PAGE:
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Tsvetana Paraskova

Tsvetana Paraskova

Tsvetana is a writer for Oilprice.com with over a decade of experience writing for news outlets such as iNVEZZ and SeeNews. 

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As OPEC Compliance Peaks, Can The Drawdowns Continue?

Since it agreed to production cuts, OPEC stated that its mission is to see the oil futures curve flip from contango to backwardation as part of its work to erase the global oil glut. Since summer began, the contango is disappearing, and now Brent and Oman futures are in a state of backwardation for the rest of 2017 and for 2018, but OPEC’s work is far from over.    

Contango, a market situation in which the spot prices are lower than future prices, encourages traders to store crude oil and profit from selling it at prices higher than the spot market. Crude oil stores are precisely what OPEC is trying to do away with. Backwardation, contango’s opposite, was one of OPEC’s key goals with the output cuts—discouraging the storage of crude oil and driving oversupply down.

It looks like OPEC has accomplished one of its goals: flipping from contango to backwardation. Global inventories have dropped lately, and to further boost sentiment, global oil demand growth is strong expected to remain so for the year.  

But as we exit the peak demand summer months and enter the months leading to OPEC’s end-November meeting, OPEC’s current victory lap—that it constantly reminds the public of—may look a bit premature. Will the drawdown continue at a pace sufficient to eliminate oversupply and boost oil prices? The jury is out, and speculation’s rising about what OPEC would or should do after the production cut deal expires after its current deadline in March 2018. Related: Can Oil Prices Hit $60 In 2018?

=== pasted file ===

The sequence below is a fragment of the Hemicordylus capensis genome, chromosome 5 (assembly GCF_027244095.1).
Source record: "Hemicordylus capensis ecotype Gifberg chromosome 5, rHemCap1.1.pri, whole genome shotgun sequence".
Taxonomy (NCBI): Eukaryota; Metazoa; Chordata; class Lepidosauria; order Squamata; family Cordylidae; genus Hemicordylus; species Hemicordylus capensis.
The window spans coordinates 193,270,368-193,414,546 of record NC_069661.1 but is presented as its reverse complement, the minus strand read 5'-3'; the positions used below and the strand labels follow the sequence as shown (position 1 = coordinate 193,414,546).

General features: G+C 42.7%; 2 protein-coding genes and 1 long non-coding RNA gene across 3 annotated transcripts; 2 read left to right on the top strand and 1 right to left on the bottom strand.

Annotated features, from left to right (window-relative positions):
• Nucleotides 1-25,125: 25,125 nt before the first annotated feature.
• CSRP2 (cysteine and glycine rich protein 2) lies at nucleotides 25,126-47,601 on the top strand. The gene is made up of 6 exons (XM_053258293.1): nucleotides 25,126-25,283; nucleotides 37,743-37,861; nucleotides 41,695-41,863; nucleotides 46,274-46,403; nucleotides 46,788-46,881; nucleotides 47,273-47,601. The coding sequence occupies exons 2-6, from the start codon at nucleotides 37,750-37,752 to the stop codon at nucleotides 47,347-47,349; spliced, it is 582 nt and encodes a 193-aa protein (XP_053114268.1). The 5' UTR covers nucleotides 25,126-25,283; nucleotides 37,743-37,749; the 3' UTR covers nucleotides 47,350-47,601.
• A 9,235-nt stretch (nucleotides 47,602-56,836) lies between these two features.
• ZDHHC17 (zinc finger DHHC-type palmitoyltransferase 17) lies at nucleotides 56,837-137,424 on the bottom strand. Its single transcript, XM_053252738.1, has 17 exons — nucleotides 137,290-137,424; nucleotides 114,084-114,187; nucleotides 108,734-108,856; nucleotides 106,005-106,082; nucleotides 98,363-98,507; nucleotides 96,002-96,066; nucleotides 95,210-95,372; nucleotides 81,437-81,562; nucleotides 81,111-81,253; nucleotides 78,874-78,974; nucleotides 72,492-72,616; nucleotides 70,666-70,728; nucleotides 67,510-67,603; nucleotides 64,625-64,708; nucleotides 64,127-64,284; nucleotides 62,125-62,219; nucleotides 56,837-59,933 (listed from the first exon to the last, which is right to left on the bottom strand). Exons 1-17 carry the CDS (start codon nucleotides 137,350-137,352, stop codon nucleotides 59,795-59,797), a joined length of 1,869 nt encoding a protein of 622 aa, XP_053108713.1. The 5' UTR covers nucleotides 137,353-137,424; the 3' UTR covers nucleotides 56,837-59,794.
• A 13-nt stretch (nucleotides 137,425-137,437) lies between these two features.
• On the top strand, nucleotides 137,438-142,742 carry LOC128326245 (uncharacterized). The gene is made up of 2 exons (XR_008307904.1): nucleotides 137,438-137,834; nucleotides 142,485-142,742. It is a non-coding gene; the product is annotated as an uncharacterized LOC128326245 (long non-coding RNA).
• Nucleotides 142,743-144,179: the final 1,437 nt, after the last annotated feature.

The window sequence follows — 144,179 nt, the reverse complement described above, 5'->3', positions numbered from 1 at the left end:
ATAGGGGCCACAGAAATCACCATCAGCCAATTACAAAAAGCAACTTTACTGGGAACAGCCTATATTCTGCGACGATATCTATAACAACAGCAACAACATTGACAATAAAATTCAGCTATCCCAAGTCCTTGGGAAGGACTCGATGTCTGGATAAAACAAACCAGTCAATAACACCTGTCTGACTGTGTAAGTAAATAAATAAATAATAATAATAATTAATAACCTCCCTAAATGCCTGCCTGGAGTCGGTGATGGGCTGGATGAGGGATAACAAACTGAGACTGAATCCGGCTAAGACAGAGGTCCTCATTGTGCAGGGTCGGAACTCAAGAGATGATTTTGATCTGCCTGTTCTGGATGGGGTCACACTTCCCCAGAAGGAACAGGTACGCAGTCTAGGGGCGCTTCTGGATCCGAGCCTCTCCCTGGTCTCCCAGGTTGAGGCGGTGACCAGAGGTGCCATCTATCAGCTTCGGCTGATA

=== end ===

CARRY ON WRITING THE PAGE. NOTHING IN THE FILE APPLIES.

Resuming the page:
Currently, the Brent and Oman futures contracts are trading in backwardation for 2017 and 2018, while the WTI futures curve is still in contango, albeit a narrower one than before the cuts took effect, Reuters columnist John Kemp writes.

Last week, OPEC praised itself for achieving the highest compliance rate since the cuts began. While the market has stopped reacting to the conformity levels the cartel is boasting, OPEC noted that commercial oil stocks have reduced at a fast pace.  

“Commercial oil stocks in the OECD fell further in August and the difference to the latest five-year average has been reduced by 168 million barrels since the beginning of this year; however, there remains another 170 million barrels of stock overhang to be depleted. Supported by the improving forward structure in the futures market, floating storage has also been on a declining trend since June,” OPEC said.

As in previous statements, the cartel continues its refrain: All options are still on the table.

In his opening remarks at Friday’s meeting of the OPEC/non-OPEC panel that is supervising the cuts, Kuwait’s Oil Minister HE Issam Almarzooq said:

“We have also witnessed a distinct change in the market structure over the past couple of months, initially with a narrowing contango and more recently when Brent flipped into backwardation. This we believe is a sign of the shrinking stockpiles, as well as stronger demand.”

Earlier this month, the International Energy Agency (IEA) noted that global oil demand grew very strongly year-on-year in the second quarter and revised up its forecast for oil demand growth for 2017 to 1.6 million bpd from 1.5 million bpd.   

Currently, not only is demand growth seen as strong, but the futures curve and OPEC’s cuts are also leading to a tighter market, and traders are said to be selling crude that they had stockpiled at Saldanha Bay in South Africa. Total, Vitol Group, and Mercuria Energy Group have started emptying storage, Bloomberg reports, citing people familiar with the matter.

“Backwardation is going to increase a bit,” Mercuria’s CEO Marco Dunand told Bloomberg in a recent interview.

Related: Expect A Major Leap In U.S. Oil Exports

“We are seeing a reduction in global inventories, although we can see another build-up in the first quarter of next year,” Dunand noted.

The first quarter of 2018 is the last quarter in which OPEC’s cuts would be in effect, if the cartel doesn’t extend or deepen production reductions. At that time of the season, demand is lower than in the summer, and ending the cuts in March—ahead of peak demand—could exacerbate the glut that OPEC and friends have been fighting this year.

By Tsvetana Paraskova for Oilprice.com

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